Danny Hughes: Sheer hard graft crafts Dublin success
T HE emotions of many GAA fans will swing like a pendulum in any given week – unintentionally perhaps. It's doom and gloom at the minute for Tyrone fans.
Armagh supporters are expecting their team to hold onto a lead and finish a team off one of these days.
Fermanagh supporters will hope that many of them are able to stay awake for about 60 minutes.
Rory Gallagher is unlikely to care about the aesthetics, but surely there has to be a better way?
Meanwhile Cavan came very close to claiming a major scalp in their game with Kerry.
This experience (especially in Division One) will stand the Breffnimen in good stead when it comes to the Ulster Championship later in the year. Antrim lost again. Down won. Two points collected.
Move on. I didn't expect Monaghan to be beaten in Roscommon.
I think this was a case of all the short-term energy built up in the pre-season being directed toward the Dublin game and the result.
Unfortunately, it is human nature to take the foot off the gas after such a result.
I would suspect, from the players' perspective, the result against Roscommon can be traced back to training during the week when perhaps it was a bit ‘flat'.
It happens. A result like this does a team no harm in the long-run and checks expectations, sharpening the mind and the body.
In the same way that a win doesn't make all aspects of the game satisfactory, neither does a loss make a performance overly negative. The key to success, in my experience, centres around one thing: Performance consistency.
What sets Dublin apart from the best of rest over the last number of years, is the quality and consistency of their performances.
Fans of sport in general will understand just how difficult it is to maintain performance consistency to such a high level.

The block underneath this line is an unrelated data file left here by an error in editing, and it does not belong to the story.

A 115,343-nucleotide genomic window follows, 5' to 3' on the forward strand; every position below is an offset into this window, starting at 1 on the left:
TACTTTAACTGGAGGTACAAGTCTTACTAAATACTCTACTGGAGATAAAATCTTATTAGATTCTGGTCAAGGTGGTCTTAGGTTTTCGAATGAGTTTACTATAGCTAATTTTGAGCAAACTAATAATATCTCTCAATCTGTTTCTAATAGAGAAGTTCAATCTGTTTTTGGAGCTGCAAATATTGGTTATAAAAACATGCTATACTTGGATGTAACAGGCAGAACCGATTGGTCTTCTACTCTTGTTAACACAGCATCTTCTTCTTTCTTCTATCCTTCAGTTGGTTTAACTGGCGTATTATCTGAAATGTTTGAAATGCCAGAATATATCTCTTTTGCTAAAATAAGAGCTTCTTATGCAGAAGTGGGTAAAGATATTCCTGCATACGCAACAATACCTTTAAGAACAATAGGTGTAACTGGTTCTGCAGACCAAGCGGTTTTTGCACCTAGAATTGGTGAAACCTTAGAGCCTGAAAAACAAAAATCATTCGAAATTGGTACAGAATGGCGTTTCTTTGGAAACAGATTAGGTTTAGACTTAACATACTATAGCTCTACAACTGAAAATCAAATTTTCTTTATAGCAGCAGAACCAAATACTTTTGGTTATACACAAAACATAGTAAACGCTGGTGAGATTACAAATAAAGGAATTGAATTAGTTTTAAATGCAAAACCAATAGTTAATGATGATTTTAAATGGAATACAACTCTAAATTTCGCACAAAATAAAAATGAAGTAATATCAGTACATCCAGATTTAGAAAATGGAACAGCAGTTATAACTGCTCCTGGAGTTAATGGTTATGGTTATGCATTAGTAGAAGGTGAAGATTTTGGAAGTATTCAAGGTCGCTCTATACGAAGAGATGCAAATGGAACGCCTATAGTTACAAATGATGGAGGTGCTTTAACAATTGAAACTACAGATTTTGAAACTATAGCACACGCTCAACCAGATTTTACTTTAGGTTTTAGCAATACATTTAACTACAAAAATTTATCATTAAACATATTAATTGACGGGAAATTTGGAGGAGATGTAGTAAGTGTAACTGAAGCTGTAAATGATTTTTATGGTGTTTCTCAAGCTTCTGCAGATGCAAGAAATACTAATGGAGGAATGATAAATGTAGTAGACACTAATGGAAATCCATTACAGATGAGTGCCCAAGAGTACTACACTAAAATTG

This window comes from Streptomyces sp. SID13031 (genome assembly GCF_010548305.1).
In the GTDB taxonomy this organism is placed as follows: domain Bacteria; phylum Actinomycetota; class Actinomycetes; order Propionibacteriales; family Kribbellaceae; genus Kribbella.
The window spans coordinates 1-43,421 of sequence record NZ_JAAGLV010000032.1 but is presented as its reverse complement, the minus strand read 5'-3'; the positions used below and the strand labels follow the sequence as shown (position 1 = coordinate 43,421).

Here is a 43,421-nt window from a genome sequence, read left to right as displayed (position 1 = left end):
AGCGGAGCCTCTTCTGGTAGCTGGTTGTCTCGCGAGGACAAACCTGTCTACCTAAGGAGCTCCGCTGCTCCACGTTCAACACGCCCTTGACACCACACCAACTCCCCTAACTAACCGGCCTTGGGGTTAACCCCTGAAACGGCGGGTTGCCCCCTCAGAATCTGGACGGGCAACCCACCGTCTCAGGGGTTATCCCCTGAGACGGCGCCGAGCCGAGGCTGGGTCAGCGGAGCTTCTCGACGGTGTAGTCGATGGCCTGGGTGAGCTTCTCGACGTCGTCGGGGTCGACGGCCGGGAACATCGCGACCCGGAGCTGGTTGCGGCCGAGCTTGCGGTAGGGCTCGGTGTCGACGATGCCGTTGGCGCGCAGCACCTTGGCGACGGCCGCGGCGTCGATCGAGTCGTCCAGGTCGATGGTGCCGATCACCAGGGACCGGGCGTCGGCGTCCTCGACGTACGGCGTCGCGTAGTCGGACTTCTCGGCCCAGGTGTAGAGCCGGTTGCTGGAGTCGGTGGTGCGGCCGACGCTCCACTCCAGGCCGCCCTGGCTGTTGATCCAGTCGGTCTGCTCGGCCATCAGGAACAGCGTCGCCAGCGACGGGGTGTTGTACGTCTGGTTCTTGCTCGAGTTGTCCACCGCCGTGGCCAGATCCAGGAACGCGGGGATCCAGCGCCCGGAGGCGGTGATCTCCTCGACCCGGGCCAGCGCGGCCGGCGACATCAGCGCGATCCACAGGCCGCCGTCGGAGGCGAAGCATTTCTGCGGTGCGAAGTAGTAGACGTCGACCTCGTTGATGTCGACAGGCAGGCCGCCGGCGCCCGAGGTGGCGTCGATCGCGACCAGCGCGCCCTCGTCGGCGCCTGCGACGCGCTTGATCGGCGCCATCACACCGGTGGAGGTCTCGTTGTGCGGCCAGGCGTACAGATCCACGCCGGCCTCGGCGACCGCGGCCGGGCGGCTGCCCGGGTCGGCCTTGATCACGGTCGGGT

Tyrone, Kerry and Mayo suffer from periods of inconsistency when results are not ground out, when heavy defeats are inflicted and perhaps even the team/ county is in transition through a difficult period.
Leaving last weekend's defeat to Monaghan aside, Dublin's ability to integrate youth and quality into a naturally ageing team has allowed the team to transition seamlessly through various All-Ireland title wins since 2011.
Their team and culture is based around hard work, humility and consistency.
Journalists tend not to enjoy Jim Gavin's interviews nor indeed those of the players. They talk about the process, performance and consistency.
They are, in other words, boring.
Hard as it is to accept, the science behind success can be pretty straightforward. Sometimes people want to know more. Sometimes people think there is a magic formula to winning.
We are living in an age when information and data is valued like gold dust.
However, sometimes it is the most obvious aspects of sport which makes winning and sporting success prevalent. It isn't a new science.
A book I recently came across, Bounce by Matthew Syed, a fivetime world table tennis champion, sought to reveal the hidden clues to success. It can and is used by many leading professionals in the world of sport and leadership.
Becoming a top player in any sport, especially Gaelic football, does not come down to inherited talent.
If it did, talent would only be a natural element, say less than five per cent.